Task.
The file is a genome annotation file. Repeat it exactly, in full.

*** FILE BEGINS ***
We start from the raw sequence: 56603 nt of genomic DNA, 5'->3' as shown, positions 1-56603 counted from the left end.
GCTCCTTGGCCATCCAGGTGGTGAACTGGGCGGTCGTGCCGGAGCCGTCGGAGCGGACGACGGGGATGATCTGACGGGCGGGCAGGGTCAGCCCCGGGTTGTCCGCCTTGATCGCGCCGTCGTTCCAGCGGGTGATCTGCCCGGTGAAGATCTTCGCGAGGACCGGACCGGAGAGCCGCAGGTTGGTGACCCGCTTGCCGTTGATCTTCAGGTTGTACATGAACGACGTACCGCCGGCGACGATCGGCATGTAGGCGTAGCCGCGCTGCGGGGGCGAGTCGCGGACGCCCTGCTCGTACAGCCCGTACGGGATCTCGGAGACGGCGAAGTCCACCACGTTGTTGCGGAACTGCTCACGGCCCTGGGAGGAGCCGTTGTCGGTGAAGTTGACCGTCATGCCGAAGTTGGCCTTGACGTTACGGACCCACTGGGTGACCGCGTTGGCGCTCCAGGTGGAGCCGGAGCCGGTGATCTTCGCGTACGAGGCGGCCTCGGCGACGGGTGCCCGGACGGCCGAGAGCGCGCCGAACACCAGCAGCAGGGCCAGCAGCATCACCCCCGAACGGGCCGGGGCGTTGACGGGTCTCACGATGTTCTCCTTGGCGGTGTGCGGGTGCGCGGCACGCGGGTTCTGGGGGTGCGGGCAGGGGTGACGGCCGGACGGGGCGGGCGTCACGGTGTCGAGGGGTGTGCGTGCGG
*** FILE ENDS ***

We start from the raw sequence: 56603 nt of genomic DNA, 5'->3' as shown, positions 1-56603 counted from the left end.
GCTCCTTGGCCATCCAGGTGGTGAACTGGGCGGTCGTGCCGGAGCCGTCGGAGCGGACGACGGGGATGATCTGACGGGCGGGCAGGGTCAGCCCCGGGTTGTCCGCCTTGATCGCGCCGTCGTTCCAGCGGGTGATCTGCCCGGTGAAGATCTTCGCGAGGACCGGACCGGAGAGCCGCAGGTTGGTGACCCGCTTGCCGTTGATCTTCAGGTTGTACATGAACGACGTACCGCCGGCGACGATCGGCATGTAGGCGTAGCCGCGCTGCGGGGGCGAGTCGCGGACGCCCTGCTCGTACAGCCCGTACGGGATCTCGGAGACGGCGAAGTCCACCACGTTGTTGCGGAACTGCTCACGGCCCTGGGAGGAGCCGTTGTCGGTGAAGTTGACCGTCATGCCGAAGTTGGCCTTGACGTTACGGACCCACTGGGTGACCGCGTTGGCGCTCCAGGTGGAGCCGGAGCCGGTGATCTTCGCGTACGAGGCGGCCTCGGCGACGGGTGCCCGGACGGCCGAGAGCGCGCCGAACACCAGCAGCAGGGCCAGCAGCATCACCCCCGAACGGGCCGGGGCGTTGACGGGTCTCACGATGTTCTCCTTGGCGGTGTGCGGGTGCGCGGCACGCGGGTTCTGGGGGTGCGGGCAGGGGTGACGGCCGGACGGGGCGGGCGTCACGGTGTCGAGGGGTGTGCGTGCGG